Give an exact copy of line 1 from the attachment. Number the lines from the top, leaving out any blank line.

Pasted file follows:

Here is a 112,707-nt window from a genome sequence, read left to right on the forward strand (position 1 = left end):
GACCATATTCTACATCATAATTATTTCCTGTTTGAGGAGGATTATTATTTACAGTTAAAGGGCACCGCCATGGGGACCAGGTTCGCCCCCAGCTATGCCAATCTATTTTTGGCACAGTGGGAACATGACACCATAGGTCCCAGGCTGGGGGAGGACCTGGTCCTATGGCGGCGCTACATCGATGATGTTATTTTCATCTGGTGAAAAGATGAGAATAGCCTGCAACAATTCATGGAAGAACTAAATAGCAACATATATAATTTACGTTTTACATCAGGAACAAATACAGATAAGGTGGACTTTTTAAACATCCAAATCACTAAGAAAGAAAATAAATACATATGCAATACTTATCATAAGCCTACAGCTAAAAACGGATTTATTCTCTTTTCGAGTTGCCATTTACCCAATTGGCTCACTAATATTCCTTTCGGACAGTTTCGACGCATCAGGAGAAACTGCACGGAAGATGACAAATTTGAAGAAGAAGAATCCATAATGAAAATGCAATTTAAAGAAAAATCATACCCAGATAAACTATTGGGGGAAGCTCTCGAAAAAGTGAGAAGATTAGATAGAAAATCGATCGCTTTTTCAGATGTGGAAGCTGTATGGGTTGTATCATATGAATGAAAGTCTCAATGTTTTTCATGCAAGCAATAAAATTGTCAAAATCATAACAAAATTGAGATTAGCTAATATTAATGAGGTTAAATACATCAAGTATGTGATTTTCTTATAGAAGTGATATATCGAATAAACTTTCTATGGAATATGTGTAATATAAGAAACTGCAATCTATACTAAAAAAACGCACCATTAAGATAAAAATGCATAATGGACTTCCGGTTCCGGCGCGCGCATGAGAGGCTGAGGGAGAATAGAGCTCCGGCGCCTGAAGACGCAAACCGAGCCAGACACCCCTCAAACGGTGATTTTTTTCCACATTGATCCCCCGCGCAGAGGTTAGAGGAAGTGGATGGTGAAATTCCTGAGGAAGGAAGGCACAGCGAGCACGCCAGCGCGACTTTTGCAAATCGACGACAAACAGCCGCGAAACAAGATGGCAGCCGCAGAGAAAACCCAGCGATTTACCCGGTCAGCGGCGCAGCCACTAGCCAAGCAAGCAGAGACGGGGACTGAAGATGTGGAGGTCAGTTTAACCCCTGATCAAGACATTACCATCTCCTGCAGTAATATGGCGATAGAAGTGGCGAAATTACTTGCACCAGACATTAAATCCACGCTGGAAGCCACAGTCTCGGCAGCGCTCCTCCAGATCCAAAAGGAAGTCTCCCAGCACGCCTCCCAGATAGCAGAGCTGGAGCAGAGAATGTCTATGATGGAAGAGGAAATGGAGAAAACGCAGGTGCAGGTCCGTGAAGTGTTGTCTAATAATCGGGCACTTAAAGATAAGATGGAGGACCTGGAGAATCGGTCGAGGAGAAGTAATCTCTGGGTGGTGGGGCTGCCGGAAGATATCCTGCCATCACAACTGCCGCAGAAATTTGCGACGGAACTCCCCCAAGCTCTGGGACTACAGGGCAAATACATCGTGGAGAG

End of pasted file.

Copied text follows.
Here is a 112,707-nt window from a genome sequence, read left to right on the forward strand (position 1 = left end):